In the time it takes you to read this sentence, Missouri's J.T. Tiller can go from being unable to shoot free throws to being ready to check back in to a basketball game. I know because I saw him do it Sunday . And boy, did it send Marquette's Buzz Williams into a fit.
Here's a rundown of Sunday's NCAA tournament action ...
Story of the day: Pittsburgh beat Oklahoma State and Louisville beat Siena , meaning all four No. 1 seeds have advanced to the Sweet 16 for the fifth consecutive season. The last time a No. 1 seed didn't advance to the Sweet 16 was 2004, when both Kentucky and Stanford lost in the second round (to UAB and Alabama).
Game of the day: Missouri was on defense with a slim lead, needing to prevent its opponent from going the length of the court to ensure a victory in Boise, and why does this sound familiar? Oh yeah. Because Missouri was in a similar position in 1995 against UCLA right before Tyus Edney went coast-to-coast in 4.8 seconds for a game-winning lay-up. For years, Missouri fans have questioned Norm Stewart's decision not to put a man on the inbounds passer, which is why they must've been nervous when Mike Anderson didn't put a man on Marquette's inbounds passer with 5.5 seconds remaining and the Tigers ahead by a basket. But then Lazar Hayward stepped across the inbounds line, the referee blew his whistle, called it a turnover, gave the ball back to Missouri, and the Tigers hit the subsequent free throws to ice an 83-79 victory that ensures 2009 will forever be better than 1995, at least in Columbia.
Upset of the day: Every higher-seeded team beat its lower-seeded opponent, which was a fitting ending to the second round of this NCAA tournament because that's pretty much how things have unfolded, with the teams that are supposed to advance advancing. As proof, consider that all of the No. 1 seeds, No. 2 seeds and No. 3 seeds made the Sweet 16, and two of the No. 4 seeds. The only exceptions were Wake Forest (No. 4 in the Midwest) and Washington (No. 4 in the West). The schools replacing those schools are Purdue (a No. 5 seed) and Arizona (a No. 12 seed).
Predictable star: Cole Aldrich has established himself as an elite college center and future NBA Draft pick, and he looked every bit the part against Dayton. The sophomore center got 13 points, 20 rebounds and 10 blocks in Kansas' 60-43 win over the Flyers, becoming the first player to record a triple-double in the NCAA tournament since Marquette's Dwyane Wade did it in 2003.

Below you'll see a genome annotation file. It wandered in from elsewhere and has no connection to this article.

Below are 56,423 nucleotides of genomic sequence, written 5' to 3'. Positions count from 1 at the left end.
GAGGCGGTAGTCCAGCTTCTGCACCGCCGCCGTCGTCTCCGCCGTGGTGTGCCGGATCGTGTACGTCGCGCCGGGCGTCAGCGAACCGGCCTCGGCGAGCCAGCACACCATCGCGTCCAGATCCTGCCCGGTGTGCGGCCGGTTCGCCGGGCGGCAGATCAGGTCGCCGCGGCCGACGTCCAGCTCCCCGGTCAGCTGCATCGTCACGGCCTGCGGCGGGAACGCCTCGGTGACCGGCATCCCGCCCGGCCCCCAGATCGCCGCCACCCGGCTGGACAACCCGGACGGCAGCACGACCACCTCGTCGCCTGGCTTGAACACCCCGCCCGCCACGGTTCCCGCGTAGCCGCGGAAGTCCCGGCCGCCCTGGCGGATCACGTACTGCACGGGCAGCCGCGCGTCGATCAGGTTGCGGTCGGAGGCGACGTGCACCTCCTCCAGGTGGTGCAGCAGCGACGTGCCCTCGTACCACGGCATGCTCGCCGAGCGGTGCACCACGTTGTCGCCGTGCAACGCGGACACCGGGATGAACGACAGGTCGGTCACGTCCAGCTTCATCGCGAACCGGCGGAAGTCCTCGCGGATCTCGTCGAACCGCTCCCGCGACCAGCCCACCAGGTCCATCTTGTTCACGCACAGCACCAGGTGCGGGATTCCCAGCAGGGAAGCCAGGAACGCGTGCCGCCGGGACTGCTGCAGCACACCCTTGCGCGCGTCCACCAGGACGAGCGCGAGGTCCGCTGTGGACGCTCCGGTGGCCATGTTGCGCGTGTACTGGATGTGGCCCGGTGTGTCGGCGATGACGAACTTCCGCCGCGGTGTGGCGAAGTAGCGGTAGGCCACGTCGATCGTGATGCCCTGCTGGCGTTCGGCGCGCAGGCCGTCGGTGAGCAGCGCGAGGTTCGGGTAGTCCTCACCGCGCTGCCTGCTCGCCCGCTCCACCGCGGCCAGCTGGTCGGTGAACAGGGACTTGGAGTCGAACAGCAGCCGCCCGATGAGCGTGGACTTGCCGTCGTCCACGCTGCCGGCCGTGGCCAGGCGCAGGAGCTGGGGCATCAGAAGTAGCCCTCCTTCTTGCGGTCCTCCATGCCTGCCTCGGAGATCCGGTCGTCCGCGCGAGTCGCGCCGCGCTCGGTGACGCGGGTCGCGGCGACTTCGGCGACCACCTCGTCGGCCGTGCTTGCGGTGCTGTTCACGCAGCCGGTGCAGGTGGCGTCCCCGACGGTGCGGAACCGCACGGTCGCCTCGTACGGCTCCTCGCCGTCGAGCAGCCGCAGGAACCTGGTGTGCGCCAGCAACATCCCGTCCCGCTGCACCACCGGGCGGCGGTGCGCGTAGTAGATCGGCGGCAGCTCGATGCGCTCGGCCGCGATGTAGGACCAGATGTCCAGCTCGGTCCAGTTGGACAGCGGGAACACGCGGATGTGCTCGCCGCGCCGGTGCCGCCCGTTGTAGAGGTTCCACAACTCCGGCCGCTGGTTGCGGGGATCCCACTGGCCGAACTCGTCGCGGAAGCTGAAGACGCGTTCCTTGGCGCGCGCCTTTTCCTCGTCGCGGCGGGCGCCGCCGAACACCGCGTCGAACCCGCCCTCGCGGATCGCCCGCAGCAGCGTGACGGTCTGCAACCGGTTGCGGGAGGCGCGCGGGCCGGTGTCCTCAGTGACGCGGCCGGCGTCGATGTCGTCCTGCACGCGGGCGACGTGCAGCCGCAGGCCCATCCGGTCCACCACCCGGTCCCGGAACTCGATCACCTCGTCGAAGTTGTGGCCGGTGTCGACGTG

Unpredictable star: Jamelle Horne took 11 shots, made six and finished with 15 points and five rebounds in Arizona's 71-57 victory over Cleveland State . The effort helped the Wildcats place four players in double-figures, which is rare. But when they do it they're very difficult to defend, and if they do it in the Sweet 16 they could give Louisville a tough time in Indianapolis.
-- Three random notes --
1. James Harden told reporters after Arizona State's 78-67 loss to Syracuse that he hasn't thought about the NBA Draft and isn't sure whether he'll enter it. That's essentially the same answer every talented underclassmen provides after their final loss of the season. But the guys who say that tend to enter the draft within a few weeks, and the smart money has Harden doing it, too, especially when you consider that he's a projected lottery pick.
2. Xavier's 60-49 win over Wisconsin pushed the Musketeers into the Sweet 16, where they will face their coach's alma mater. Yep, Sean Miller once played for the Panthers, and he's long been considered Jamie Dixon's successor, if Dixon ever were to leave Pitt. Expect to read dozens of stories about that this week.
3. Michigan State's 74-69 win over Southern California means Tom Izzo will participate in his eighth Sweet 16 in the past 12 seasons, and that's a good place to start if you're trying to figure out why Arizona would like to hire Izzo if it had the money (or why Kentucky also might if it needed a new coach anytime soon). The guy has been remarkably consistent despite early entries to the NBA Draft and departures from his staff, and now he's just two wins away from his fifth Final Four in the past 11 seasons.
Final thought: More than a month ago I provided a list of six schools -- plus one school that was at the time ranked outside the Top 20 -- and promised that the national champion would come from that list. The six schools were North Carolina, Connecticut, Louisville, Pittsburgh, Oklahoma and Wake Forest, and the school ranked outside the top 20 that I included was Syracuse.
Six of those seven schools are in the Sweet 16 (Wake Forest screwed me).
And if you don't mind, I'd rather focus on that instead of my bracket.
Because my bracket is garbage.
Just like always.